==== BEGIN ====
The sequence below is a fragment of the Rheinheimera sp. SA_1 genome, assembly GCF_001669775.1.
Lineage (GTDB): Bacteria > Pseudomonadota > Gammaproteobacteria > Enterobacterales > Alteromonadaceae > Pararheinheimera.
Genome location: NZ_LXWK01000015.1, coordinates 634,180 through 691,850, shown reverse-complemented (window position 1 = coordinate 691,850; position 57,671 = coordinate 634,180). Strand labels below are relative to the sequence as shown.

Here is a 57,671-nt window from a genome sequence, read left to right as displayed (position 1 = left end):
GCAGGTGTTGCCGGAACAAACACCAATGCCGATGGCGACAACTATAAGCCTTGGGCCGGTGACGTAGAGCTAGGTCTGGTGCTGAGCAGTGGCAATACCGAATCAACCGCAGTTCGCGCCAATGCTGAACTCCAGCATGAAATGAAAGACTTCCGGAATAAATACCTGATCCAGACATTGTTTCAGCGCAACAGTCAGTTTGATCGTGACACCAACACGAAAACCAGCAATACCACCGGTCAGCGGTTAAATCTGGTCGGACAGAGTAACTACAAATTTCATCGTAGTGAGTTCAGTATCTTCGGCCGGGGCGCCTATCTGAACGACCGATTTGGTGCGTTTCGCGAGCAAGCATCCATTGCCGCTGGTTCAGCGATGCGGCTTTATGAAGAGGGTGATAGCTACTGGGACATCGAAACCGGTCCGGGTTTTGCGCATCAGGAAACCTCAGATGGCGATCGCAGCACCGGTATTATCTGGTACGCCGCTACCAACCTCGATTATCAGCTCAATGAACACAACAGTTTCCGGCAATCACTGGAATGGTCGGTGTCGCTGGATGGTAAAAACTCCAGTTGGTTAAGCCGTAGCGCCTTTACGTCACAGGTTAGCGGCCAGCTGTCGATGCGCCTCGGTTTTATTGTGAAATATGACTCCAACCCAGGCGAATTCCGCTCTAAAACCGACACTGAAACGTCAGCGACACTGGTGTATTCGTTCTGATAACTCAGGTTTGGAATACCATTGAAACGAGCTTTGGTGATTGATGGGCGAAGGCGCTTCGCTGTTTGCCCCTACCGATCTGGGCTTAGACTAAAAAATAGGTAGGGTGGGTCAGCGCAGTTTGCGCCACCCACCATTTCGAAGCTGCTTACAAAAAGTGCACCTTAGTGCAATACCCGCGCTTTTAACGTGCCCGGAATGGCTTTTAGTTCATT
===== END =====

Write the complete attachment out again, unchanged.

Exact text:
The sequence below is a fragment of the Rheinheimera sp. SA_1 genome, assembly GCF_001669775.1.
Lineage (GTDB): Bacteria > Pseudomonadota > Gammaproteobacteria > Enterobacterales > Alteromonadaceae > Pararheinheimera.
Genome location: NZ_LXWK01000015.1, coordinates 634,180 through 691,850, shown reverse-complemented (window position 1 = coordinate 691,850; position 57,671 = coordinate 634,180). Strand labels below are relative to the sequence as shown.

Here is a 57,671-nt window from a genome sequence, read left to right as displayed (position 1 = left end):
GCAGGTGTTGCCGGAACAAACACCAATGCCGATGGCGACAACTATAAGCCTTGGGCCGGTGACGTAGAGCTAGGTCTGGTGCTGAGCAGTGGCAATACCGAATCAACCGCAGTTCGCGCCAATGCTGAACTCCAGCATGAAATGAAAGACTTCCGGAATAAATACCTGATCCAGACATTGTTTCAGCGCAACAGTCAGTTTGATCGTGACACCAACACGAAAACCAGCAATACCACCGGTCAGCGGTTAAATCTGGTCGGACAGAGTAACTACAAATTTCATCGTAGTGAGTTCAGTATCTTCGGCCGGGGCGCCTATCTGAACGACCGATTTGGTGCGTTTCGCGAGCAAGCATCCATTGCCGCTGGTTCAGCGATGCGGCTTTATGAAGAGGGTGATAGCTACTGGGACATCGAAACCGGTCCGGGTTTTGCGCATCAGGAAACCTCAGATGGCGATCGCAGCACCGGTATTATCTGGTACGCCGCTACCAACCTCGATTATCAGCTCAATGAACACAACAGTTTCCGGCAATCACTGGAATGGTCGGTGTCGCTGGATGGTAAAAACTCCAGTTGGTTAAGCCGTAGCGCCTTTACGTCACAGGTTAGCGGCCAGCTGTCGATGCGCCTCGGTTTTATTGTGAAATATGACTCCAACCCAGGCGAATTCCGCTCTAAAACCGACACTGAAACGTCAGCGACACTGGTGTATTCGTTCTGATAACTCAGGTTTGGAATACCATTGAAACGAGCTTTGGTGATTGATGGGCGAAGGCGCTTCGCTGTTTGCCCCTACCGATCTGGGCTTAGACTAAAAAATAGGTAGGGTGGGTCAGCGCAGTTTGCGCCACCCACCATTTCGAAGCTGCTTACAAAAAGTGCACCTTAGTGCAATACCCGCGCTTTTAACGTGCCCGGAATGGCTTTTAGTTCATT